Fiat Chrysler, Honda And Toyota Re-Recall Models From The Early 2000s
Fiat Chrysler Automobiles, Honda and Toyota will recall 2.1 million vehicles built in the early 2000s for airbags that could deploy unexpectedly. These vehicles had previously been recalled, but the National Highway Traffic Safety Administration has found that they are still defective.
The NHTSA delays the final ruling of the Pedestrian Safety Enhancement Act, meaning it won't come into compliance until 2018. The move has upset the National Federation for the Blind, which has been lobbying for more than a decade for built-in automated alerts for EVs and hybrids moving at low speeds.
With the 2016 US presidential election already getting rolling, the debate over the Renewable Fuel Standard could play role in farming-intense states. Iowa Governor Terry Branstad, a supporter of the mandate, thinks candidates who don't support the RFS could be at a disadvantage there for the very important caucuses.
A report claims that customs officials in Turkmenistan have begun refusing to clear black cars for import to the country, and vehicle inspectors in the capital won't inspect black cars as an unofficial nod to president Gurbanguly Berdimuhamedov's preference for white ones.
Dutch courts have granted Spyker's petition and overturned a previous bankruptcy ruling, paving the way for the exotic automaker to get back in business - with plans to produce the B6 Venator, merge with an electric aircraft manufacturer and produce its first electric vehicle.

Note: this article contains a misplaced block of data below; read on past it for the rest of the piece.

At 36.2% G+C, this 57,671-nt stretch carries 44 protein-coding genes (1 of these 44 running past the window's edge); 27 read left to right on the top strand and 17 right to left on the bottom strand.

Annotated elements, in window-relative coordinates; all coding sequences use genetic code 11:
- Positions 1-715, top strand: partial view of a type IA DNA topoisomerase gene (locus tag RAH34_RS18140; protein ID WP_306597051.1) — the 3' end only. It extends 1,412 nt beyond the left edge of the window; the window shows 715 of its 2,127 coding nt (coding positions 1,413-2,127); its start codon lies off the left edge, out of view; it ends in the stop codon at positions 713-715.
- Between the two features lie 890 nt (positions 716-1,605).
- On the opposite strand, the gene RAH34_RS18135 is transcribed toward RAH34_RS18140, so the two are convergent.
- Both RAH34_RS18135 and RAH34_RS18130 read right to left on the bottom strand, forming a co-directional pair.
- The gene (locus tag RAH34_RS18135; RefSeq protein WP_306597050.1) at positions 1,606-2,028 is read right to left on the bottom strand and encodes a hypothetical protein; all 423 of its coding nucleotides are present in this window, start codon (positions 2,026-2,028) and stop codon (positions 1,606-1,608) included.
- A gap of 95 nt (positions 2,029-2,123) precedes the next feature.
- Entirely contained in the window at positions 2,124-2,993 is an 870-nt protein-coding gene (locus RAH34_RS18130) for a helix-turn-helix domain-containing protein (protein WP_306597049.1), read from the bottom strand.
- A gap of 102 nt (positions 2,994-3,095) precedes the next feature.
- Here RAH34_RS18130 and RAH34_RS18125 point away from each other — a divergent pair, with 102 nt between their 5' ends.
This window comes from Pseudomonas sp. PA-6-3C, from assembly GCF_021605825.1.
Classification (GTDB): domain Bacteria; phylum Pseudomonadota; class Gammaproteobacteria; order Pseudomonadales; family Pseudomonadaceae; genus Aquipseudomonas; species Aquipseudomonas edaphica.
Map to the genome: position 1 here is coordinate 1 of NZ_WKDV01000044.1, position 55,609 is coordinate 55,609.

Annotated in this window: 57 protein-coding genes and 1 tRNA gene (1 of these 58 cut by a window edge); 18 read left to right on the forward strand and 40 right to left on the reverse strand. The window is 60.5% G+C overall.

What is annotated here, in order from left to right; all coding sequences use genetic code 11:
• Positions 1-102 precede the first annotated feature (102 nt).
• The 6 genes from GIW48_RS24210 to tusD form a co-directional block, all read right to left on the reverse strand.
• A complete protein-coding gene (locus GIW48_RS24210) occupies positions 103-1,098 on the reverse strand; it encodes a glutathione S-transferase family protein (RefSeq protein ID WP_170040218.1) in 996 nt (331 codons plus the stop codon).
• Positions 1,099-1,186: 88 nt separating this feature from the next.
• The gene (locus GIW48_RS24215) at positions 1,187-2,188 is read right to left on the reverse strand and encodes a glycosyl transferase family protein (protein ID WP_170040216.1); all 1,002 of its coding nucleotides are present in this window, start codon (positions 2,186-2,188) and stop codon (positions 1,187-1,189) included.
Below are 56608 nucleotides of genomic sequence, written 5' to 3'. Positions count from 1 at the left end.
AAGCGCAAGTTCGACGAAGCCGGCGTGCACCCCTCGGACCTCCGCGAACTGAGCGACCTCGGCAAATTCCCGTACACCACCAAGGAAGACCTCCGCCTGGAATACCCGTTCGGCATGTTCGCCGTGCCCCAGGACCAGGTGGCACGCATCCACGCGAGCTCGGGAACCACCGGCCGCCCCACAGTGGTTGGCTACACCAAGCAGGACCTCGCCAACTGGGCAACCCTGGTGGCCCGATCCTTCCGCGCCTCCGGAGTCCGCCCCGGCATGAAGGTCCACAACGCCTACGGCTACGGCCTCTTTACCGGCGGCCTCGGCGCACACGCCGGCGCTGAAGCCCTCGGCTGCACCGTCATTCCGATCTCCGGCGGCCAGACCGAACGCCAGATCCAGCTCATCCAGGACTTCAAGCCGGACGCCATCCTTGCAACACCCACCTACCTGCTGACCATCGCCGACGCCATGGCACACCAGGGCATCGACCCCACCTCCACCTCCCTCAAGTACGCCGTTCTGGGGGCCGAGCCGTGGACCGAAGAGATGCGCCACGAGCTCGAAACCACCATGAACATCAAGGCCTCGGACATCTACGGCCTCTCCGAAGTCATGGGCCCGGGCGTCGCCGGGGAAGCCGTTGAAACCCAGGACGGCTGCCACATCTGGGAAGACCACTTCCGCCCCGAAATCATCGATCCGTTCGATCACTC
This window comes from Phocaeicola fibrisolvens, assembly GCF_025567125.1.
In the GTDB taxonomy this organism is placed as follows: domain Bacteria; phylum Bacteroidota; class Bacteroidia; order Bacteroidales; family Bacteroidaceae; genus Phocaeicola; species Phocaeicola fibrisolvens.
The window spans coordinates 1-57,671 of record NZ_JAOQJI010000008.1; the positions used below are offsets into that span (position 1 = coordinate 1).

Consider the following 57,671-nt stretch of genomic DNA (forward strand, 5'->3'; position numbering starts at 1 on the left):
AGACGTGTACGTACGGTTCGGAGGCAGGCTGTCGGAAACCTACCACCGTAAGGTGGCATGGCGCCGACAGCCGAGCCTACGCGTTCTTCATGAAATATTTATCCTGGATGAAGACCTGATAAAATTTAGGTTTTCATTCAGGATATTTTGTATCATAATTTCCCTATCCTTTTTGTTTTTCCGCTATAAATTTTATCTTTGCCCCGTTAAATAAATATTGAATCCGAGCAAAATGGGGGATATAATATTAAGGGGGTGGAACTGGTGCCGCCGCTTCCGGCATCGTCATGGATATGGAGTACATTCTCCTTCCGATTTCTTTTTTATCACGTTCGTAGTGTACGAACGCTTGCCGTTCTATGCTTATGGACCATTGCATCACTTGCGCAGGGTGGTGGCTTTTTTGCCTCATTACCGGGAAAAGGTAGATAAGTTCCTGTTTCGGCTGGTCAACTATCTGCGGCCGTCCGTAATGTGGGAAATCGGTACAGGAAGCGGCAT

A newly released study finds that the emissions from post-2007, EPA-compliant diesel engines do not show risks of causing lung cancer in lab rats. The animals were exposed to the exhaust for 80 hours a week for up to 30 months. Previous studies have shown much more adverse effects from older diesels.
ACLU: DEA Has Mined License-Plate Reader Data Since 2008
The US government is tracking the whereabouts of millions of American motorists. Through the use of license-plate readers, federal authorities have collected and stored approximately 343 million records that detail the location of drivers around the country and housed them in a new national database.
The US Department of Transportation and the National Highway Traffic Safety Administration are adding crash imminent braking and dynamic brake support to the list of recommended safety features under the New Car Assessment Program. They are not mandated technologies, simply encouraged for new vehicle buyers.
Opel Karl EV In The Works; PSA Hybrid Air Not Dead
Hyundai and Kia pay out for overstated fuel economy. BMW i cars are in demand at dealerships. Opel plans electric version of Karl hatchback. PSA Peugeot Citroën not killing compressed air hybrid program.
After passing "a rigorous state performance evaluation," the hydrogen refueling station and research center at Cal State University Los Angeles has become the first station in Southern California allowed to sell hydrogen by the kilogram. Every other station that charges can only charge a fixed amount per tank, regardless of the amount dispensed.
Secretary Moniz Announces New $55 Million Funding Program
Five years after Tesla got off to a good start with its ATVM loan deal, Energy Secretary Moniz says the DOE is offering two new programs – one for $55 million and one for $35 million – to help advanced vehicles.
The US Department of Justice is pursuing a case against an executive from Japanese parts supplier Takata for alleged price fixing of seatbelts from 2005 to 2011. If found guilty, he could face a maximum punishment of 10 years behind bars and a $1 million fine.